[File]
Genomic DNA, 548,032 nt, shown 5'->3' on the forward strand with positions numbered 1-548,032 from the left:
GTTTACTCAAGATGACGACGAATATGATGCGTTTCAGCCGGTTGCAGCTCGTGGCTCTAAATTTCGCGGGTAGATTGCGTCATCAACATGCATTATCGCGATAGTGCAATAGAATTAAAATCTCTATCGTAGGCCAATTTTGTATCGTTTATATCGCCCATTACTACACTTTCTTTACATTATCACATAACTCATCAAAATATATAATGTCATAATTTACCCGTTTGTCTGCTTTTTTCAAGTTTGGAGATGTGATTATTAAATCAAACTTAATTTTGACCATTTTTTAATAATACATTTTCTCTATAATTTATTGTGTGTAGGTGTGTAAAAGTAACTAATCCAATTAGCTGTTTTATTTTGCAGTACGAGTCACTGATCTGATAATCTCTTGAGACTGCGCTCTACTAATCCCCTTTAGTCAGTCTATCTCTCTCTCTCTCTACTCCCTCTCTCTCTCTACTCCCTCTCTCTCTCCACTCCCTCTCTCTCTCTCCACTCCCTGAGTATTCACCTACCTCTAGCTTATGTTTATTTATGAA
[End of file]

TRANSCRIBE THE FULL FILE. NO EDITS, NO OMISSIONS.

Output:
Genomic DNA, 548,032 nt, shown 5'->3' on the forward strand with positions numbered 1-548,032 from the left:
GTTTACTCAAGATGACGACGAATATGATGCGTTTCAGCCGGTTGCAGCTCGTGGCTCTAAATTTCGCGGGTAGATTGCGTCATCAACATGCATTATCGCGATAGTGCAATAGAATTAAAATCTCTATCGTAGGCCAATTTTGTATCGTTTATATCGCCCATTACTACACTTTCTTTACATTATCACATAACTCATCAAAATATATAATGTCATAATTTACCCGTTTGTCTGCTTTTTTCAAGTTTGGAGATGTGATTATTAAATCAAACTTAATTTTGACCATTTTTTAATAATACATTTTCTCTATAATTTATTGTGTGTAGGTGTGTAAAAGTAACTAATCCAATTAGCTGTTTTATTTTGCAGTACGAGTCACTGATCTGATAATCTCTTGAGACTGCGCTCTACTAATCCCCTTTAGTCAGTCTATCTCTCTCTCTCTCTACTCCCTCTCTCTCTCTACTCCCTCTCTCTCTCCACTCCCTCTCTCTCTCTCCACTCCCTGAGTATTCACCTACCTCTAGCTTATGTTTATTTATGAA